Teaching children manners



The schools years teach children more than just reading and math. School is the primary social life for your child and that can mean receiving dozens of children’s birthday invitations every year. All the parties and invitations may just become a blur to you and make weekend event scheduling a challenge. But each birthday party is a big deal to the birthday child and each party is an opportunity for teaching and learning good manners for kids. Your child will only learn good birthday party etiquette if you demonstrate good birthday party etiquette and manners. 


Our more relaxed society seems to have forgotten what RSVP even means. When a party invitation comes, who to RSVP to is usually part of the party information. RSVP stands for the French phrase répondez s'il vous plaît, or please respond.

Politeness dictates that if you receive a party invitation with an RSVP, you let the host or hostess know if you can or cannot attend, because a reply either way is being requested. No response to the invitation or RSVP on your part is not an assumed, “No, I am not attending the party.” Silence on the part of the invitee simply not good manners for kids or their parents. And it causes confusion as to how many kids are coming to the party, especially since many kids do show up at the party without previously RSVPing.

The parents hosting the party need to prepare for the number of kids in attendance. If the party is at a party venue, such as a skating rink or bounce house, then the parents pay for a certain number of kids to attend. Too many kids and the parents hosting the event unexpectedly owe more money. Fewer kids than expected may mean the parents over paid and are not likely to get a refund. How much food and goody bags to prepare also depend on the RSVP response received.

If your child receives a party invitation that requests an RSVP, teaching children manners means you do need to RSVP with a yes or no. You don’t have to give a reason if you don’t want to. No response to a request for an RSVP is simply not good manners.  Also RSVP as soon as you can or by the date requested. RSVPing the day before a party may cause problems if the venue needed a head count a week ago, or the food has already been ordered.

One last tip on the RSVP, it does help teach your child birthday party etiquette to have him handle the RSVPing. However, do check that the message was conveyed correctly to the parent of the birthday child. Some children, especially younger kids, may forget or say they are going to the party when in fact they are not. There’s also a chance the birthday child may not remember to tell his parents the message correctly or at all. So, do make the final RSVP your responsibility.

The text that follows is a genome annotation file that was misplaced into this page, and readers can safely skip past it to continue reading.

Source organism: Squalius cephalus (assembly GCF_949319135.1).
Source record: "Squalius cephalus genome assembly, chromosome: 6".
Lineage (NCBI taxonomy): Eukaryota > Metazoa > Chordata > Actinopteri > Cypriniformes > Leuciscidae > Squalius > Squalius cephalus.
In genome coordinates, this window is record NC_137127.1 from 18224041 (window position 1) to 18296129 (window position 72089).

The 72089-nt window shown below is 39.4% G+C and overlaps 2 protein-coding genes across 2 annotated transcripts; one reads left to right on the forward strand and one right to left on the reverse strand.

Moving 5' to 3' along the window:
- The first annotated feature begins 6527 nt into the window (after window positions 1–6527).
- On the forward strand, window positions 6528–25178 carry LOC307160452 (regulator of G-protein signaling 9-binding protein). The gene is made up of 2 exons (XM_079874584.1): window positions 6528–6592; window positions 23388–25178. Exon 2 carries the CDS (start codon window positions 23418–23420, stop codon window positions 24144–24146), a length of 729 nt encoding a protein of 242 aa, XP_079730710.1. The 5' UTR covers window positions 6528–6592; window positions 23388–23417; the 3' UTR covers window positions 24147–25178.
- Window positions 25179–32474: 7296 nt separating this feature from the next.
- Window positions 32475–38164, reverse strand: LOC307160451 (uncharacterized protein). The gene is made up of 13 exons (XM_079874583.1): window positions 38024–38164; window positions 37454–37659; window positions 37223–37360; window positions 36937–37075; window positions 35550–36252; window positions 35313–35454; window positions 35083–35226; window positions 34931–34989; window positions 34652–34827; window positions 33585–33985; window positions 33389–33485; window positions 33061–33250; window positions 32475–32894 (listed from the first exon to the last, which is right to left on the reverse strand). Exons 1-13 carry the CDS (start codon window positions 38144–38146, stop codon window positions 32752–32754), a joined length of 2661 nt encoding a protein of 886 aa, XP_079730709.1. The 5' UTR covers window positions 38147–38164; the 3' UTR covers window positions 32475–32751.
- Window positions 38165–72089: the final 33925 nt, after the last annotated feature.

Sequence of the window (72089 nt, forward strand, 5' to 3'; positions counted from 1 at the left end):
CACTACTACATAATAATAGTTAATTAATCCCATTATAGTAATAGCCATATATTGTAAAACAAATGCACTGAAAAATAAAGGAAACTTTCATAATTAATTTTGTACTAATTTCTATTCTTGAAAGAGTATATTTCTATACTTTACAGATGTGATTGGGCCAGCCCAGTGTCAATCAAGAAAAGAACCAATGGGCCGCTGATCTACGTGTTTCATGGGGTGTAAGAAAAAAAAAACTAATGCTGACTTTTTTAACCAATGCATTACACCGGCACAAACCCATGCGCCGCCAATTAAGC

No Siblings

Just as with any party or wedding invitation, the name on the invitation is the only child that’s invited. Unless the invitation includes siblings, you can assume that siblings are not invited. Asking if a sibling, especially one that the birthday child does not know or has never met, can come to the party is not polite and is not teaching children manners.

Asking if or insisting that a sibling be allowed to attend puts the parent and birthday child in awkward positions. The birthday child probably doesn’t want strangers at his party. The parent probably doesn’t want to invite 20 classmates and all of their siblings.

It also teaches the sibling to either bully their way to get an invitation or to crash a child’s party. Simply put, if your kindergartener was invited to a party, but not her fifth grade sister, then leave it at that. The sibling is not invited.

Be On Time

Most children’s birthday parties have a schedule of events and games. And if the party is being held at a venue, the allotted hours are strict. If a party is from 3 p.m. to 5 p.m. then you need to arrive at 3 p.m. and pick up your child at 5 p.m. In some cases, the venue may wait for all the kids to arrive to get started. So your child being 30 minutes late may mean the birthday child and all of the guests have lost out on 30 minutes of the party. Venues with strict party times will clear the party out on time. If you are late picking up your child, then the party host parents have to wait with your child outside until you arrive. If extenuating circumstances make getting to the party on time challenging, discuss that in advance with the parents of the birthday child.


Birthday gifts are still customary, but don’t feel you need to break the bank or skip a party because you can’t afford a birthday present.  That old saying, “It’s the thought that counts,” is true. Have your child make a card with a picture or other homemade gift as a present to save some money. If you are buying a present, there’s no need to spend more than $20, even if you can afford more, and less than $10 for a gift is certainly acceptable. If such a gesture is looked down on by the parents of the party, then you may want to reconsider your child’s social circle.

Also, slipping cash in the birthday card is appropriate for the grandparents or other close family members so the child can add the money to a savings account. But for a child to slip a $20 in the birthday card as a gift to another child is uncouth and not thoughtful. If just shows you had better things to do then take 30 minutes to make a gift or stop at the store. Skip the $20 dollar bill and take the time to teach your child to think of the birthday child. A gift card toa favorite store, handmade craft or picture, or donation to a charity in the birthday child’s name would be much more thoughtful and appreciated. There’s no need to teach young children to expect cash from friends for their birthday.

Birthday parties for children are an excellent opportunity for kids to learn good manners. Kids learn their manners from their parents. If you practice good birthday party etiquette, then you will be teaching your children manners as well.